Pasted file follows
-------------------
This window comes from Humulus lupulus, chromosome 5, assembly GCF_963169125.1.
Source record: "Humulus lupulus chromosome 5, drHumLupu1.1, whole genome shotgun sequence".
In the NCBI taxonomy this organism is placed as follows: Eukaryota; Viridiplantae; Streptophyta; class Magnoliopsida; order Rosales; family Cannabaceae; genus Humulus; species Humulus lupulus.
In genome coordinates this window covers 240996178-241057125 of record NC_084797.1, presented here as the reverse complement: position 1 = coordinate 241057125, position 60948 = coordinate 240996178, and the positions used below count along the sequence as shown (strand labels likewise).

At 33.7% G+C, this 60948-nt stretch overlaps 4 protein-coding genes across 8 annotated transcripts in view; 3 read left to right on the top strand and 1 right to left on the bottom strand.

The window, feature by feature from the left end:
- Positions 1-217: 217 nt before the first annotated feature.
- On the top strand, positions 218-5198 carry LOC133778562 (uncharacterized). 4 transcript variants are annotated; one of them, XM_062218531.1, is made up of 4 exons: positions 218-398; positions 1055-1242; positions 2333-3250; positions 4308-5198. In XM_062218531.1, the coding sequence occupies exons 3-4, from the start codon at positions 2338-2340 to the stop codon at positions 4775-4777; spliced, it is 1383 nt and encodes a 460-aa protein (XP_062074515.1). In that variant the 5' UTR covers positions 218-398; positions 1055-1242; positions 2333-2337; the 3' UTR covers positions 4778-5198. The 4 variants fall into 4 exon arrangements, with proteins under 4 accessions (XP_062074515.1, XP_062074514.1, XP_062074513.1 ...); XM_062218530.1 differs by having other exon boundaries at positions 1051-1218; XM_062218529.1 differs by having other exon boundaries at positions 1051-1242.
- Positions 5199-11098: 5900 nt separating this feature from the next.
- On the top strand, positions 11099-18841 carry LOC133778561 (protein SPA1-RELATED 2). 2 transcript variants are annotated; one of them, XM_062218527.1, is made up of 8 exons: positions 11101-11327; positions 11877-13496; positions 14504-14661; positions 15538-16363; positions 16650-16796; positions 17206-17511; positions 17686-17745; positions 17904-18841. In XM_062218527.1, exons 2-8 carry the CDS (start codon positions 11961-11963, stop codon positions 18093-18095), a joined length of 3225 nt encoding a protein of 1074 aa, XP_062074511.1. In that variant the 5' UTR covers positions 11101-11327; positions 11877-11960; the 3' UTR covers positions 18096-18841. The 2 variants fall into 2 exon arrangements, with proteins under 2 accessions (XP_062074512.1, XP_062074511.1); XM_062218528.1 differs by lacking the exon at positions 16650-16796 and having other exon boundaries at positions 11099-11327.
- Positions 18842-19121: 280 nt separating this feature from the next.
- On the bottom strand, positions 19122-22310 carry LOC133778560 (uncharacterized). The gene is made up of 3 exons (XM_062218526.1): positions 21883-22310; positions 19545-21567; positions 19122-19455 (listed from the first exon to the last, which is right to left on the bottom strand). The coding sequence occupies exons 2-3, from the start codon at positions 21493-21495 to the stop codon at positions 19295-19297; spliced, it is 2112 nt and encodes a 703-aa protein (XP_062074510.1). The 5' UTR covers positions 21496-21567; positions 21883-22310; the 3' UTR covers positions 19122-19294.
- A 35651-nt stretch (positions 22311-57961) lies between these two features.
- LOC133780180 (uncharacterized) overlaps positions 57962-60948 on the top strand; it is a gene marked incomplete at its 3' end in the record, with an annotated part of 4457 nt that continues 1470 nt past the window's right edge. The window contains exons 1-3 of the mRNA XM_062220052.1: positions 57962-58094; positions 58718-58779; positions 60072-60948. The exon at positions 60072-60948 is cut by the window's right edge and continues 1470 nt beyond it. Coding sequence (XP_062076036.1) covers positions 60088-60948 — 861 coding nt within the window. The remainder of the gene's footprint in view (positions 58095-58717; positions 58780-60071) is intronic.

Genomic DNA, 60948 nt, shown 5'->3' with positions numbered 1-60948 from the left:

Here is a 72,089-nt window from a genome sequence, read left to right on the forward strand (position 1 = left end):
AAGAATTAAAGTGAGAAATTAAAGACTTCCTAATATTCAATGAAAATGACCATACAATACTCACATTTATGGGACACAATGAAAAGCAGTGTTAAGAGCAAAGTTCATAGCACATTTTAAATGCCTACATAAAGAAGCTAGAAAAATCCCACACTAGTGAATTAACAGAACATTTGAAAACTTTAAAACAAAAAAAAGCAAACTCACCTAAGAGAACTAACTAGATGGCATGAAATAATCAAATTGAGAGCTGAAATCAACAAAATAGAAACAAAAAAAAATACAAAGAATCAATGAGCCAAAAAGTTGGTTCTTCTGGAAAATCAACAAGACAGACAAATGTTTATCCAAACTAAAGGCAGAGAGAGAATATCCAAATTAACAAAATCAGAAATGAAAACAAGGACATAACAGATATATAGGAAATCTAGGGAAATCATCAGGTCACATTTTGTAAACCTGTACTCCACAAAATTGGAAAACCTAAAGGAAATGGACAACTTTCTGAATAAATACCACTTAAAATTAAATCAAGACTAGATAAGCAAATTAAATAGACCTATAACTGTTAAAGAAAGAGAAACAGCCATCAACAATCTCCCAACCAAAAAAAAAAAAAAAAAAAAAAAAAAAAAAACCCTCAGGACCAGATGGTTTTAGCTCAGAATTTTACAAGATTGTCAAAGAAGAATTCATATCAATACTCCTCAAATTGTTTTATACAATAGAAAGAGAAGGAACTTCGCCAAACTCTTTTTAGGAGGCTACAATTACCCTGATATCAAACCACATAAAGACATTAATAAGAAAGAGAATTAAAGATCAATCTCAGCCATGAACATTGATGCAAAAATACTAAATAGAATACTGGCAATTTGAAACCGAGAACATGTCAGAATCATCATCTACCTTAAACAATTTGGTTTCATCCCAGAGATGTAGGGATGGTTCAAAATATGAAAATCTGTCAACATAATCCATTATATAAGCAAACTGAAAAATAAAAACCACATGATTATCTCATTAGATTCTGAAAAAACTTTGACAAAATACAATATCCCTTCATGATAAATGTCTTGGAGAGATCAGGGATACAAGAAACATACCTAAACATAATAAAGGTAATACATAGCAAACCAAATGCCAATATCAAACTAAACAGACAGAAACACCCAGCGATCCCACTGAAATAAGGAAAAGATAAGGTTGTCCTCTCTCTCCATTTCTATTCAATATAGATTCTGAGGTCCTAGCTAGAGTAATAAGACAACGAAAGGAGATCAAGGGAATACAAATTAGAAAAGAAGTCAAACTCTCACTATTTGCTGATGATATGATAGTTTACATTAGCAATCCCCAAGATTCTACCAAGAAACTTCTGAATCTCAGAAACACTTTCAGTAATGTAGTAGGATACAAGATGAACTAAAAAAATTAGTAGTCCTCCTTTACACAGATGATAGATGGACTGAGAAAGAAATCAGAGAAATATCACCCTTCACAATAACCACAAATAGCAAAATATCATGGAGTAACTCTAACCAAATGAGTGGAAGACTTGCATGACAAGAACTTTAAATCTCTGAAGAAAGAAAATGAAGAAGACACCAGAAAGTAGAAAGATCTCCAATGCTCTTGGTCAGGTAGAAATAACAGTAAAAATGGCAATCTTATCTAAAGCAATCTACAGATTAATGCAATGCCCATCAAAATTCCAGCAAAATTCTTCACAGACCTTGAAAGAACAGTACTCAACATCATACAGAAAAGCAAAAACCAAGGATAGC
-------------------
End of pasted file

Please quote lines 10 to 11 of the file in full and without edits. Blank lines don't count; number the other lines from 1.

- On the top strand, positions 11099-18841 carry LOC133778561 (protein SPA1-RELATED 2). 2 transcript variants are annotated; one of them, XM_062218527.1, is made up of 8 exons: positions 11101-11327; positions 11877-13496; positions 14504-14661; positions 15538-16363; positions 16650-16796; positions 17206-17511; positions 17686-17745; positions 17904-18841. In XM_062218527.1, exons 2-8 carry the CDS (start codon positions 11961-11963, stop codon positions 18093-18095), a joined length of 3225 nt encoding a protein of 1074 aa, XP_062074511.1. In that variant the 5' UTR covers positions 11101-11327; positions 11877-11960; the 3' UTR covers positions 18096-18841. The 2 variants fall into 2 exon arrangements, with proteins under 2 accessions (XP_062074512.1, XP_062074511.1); XM_062218528.1 differs by lacking the exon at positions 16650-16796 and having other exon boundaries at positions 11099-11327.
- Positions 18842-19121: 280 nt separating this feature from the next.